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#1 Sept. 14, 2018 14:22:30

Turquoise
Registered: 2018-06-02
Posts: 9
Profile  

Weight gain inevitable?

There are so many pages of posts about weight gain that my question has probably been addressed, but it would take a very long time to go through them. I was diagnosed with Graves about six months ago and had RAI a little over two months ago. I had lost about 20 pounds over the course of several years before the diagnosis, and while I hadn't been overweight before that, just carrying a few more pounds than I would have liked, I was fine with losing weight until it reached a point where I felt it was getting dangerous and beyond my control. Well, I'm beginning to gain some back, maybe just 5-7 pounds at this point. I'm not taking medication because my thyroid levels were normal the first time I had lab tests after treatment. I'm due for another round of tests soon. I'm neither a couch potato nor an athlete, but I have increased my exercise routine—long, vigorous walks—lately, going out even in the typical summer heat and humidity of the area where I live, when previously I would have shrugged it off. I've also been even more conscientious about menu planning, but I can feel the weight piling on, my clothes getting tighter, no matter what I do. Today it felt like I could barely fasten a belt I often wear after months of moving it notch after notch tighter. I've been doing research on exercise bikes and am about to decide on the one I want, hoping the more vigorous biking as a supplement to the walking will help. Is this futile (certainly the exercise is good for me in terms of overall health)? Is there nothing I can do to control this, just as I couldn't control the loss? I've always been relatively slender, or at least “normal,” and the thought of turning into a “blimp” is extremely discouraging, especially when it isn't due to bad habits.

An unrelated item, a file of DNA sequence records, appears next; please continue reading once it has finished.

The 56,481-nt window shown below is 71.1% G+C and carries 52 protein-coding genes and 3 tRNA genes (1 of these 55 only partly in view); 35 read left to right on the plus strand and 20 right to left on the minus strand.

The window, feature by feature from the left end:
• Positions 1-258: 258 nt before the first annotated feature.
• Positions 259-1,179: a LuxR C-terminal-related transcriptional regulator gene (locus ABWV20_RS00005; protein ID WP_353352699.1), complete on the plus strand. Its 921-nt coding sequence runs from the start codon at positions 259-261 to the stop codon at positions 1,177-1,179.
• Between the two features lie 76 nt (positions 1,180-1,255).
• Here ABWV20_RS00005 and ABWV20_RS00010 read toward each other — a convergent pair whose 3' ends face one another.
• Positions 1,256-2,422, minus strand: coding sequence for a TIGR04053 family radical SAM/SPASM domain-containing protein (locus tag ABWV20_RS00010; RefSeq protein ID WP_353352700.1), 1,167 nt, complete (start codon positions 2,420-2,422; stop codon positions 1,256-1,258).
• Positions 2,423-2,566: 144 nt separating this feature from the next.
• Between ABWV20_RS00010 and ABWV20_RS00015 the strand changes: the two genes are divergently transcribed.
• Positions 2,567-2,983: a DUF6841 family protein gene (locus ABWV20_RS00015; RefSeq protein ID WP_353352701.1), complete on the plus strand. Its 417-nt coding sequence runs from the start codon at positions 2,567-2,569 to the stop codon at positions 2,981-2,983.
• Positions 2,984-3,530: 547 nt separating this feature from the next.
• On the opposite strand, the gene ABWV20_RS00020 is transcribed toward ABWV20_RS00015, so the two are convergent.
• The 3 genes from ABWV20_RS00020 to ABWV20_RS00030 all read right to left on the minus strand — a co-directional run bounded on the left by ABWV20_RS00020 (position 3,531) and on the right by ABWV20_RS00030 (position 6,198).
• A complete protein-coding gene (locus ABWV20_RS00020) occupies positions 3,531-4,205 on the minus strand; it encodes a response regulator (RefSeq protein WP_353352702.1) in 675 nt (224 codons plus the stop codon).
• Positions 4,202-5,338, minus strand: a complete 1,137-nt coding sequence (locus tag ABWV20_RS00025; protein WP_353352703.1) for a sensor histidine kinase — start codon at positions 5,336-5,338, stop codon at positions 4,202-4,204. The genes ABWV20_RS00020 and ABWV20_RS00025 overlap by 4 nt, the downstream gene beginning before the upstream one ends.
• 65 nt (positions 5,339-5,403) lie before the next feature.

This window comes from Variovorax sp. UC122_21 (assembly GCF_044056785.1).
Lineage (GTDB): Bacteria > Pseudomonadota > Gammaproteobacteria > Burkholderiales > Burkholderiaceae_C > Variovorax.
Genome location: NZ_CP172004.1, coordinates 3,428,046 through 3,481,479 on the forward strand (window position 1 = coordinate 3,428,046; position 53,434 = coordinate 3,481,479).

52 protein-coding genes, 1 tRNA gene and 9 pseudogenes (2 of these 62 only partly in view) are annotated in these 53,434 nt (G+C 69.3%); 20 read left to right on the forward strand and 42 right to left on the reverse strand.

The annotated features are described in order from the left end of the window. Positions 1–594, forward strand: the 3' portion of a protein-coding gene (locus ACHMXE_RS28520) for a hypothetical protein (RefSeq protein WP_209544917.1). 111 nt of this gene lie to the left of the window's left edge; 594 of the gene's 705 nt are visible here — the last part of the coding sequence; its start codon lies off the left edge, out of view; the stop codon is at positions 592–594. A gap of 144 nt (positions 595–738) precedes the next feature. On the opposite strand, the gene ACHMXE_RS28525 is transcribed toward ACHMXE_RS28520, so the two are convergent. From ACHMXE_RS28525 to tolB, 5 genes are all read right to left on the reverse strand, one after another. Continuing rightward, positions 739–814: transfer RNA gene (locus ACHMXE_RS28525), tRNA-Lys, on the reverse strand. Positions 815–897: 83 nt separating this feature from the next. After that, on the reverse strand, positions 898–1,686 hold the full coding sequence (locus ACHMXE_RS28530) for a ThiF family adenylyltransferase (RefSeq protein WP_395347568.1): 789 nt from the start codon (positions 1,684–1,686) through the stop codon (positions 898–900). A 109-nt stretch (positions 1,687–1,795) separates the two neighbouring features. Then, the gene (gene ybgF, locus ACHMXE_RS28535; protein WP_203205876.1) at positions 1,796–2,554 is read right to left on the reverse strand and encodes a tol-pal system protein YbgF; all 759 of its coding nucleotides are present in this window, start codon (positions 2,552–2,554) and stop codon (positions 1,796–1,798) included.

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#2 Sept. 15, 2018 05:03:44

Liz1967
Registered: 2014-02-25
Posts: 255
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Weight gain inevitable?

You have only had one set of labs and your levels will be changing as your thyroid stops producing hormone and you become hypo, requiring replacement. Of course, the slower metabolsm of hypothyroid would cause weight gain. Going from being hyper, where you probably could eat anything and not gain due to the faster metabolism, to normal probably will require an adjustment not only in eating and exercise but also your body’s set point. So be patient and see what your next labs say. I am five years post thyroidectomy and am at my normal prior to Graves weight .

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#3 Sept. 16, 2018 09:33:13

emmtee
From: Phoenix, AZ
Registered: 2011-10-26
Posts: 142
Profile  

Weight gain inevitable?

That's a tricky question because each of us can only write from our own experience. Every case is different. I was pretty overweight when I first started exhibiting Graves' symptoms, and I lost 75 lbs before I was diagnosed. I was down to my high school weight, but looked weak and sickly (largely due to loose skin and lost muscle mass). After I started treatment (methimazole), I gradually started regaining the weight I'd lost, but at my age (late 40's at the time), more of the weight ended up around my middle. Also, since I'd lost so much muscle, my body composition shifted (higher percentage of fat vs muscle) and I think that caused me to gain a few extra pounds on top of those I'd lost.

I've recently started to lose a bit of weight, though. I'm down to my pre-Graves' weight again, and hopeful that I can keep going.

As for whether or not weight gain is inevitable, I would say, not for everyone - at least not beyond weight lost due to Graves'. Weight gain is a common complaint, but I do know Graves' patients who still look great. They just don't often post on bulletin boards.

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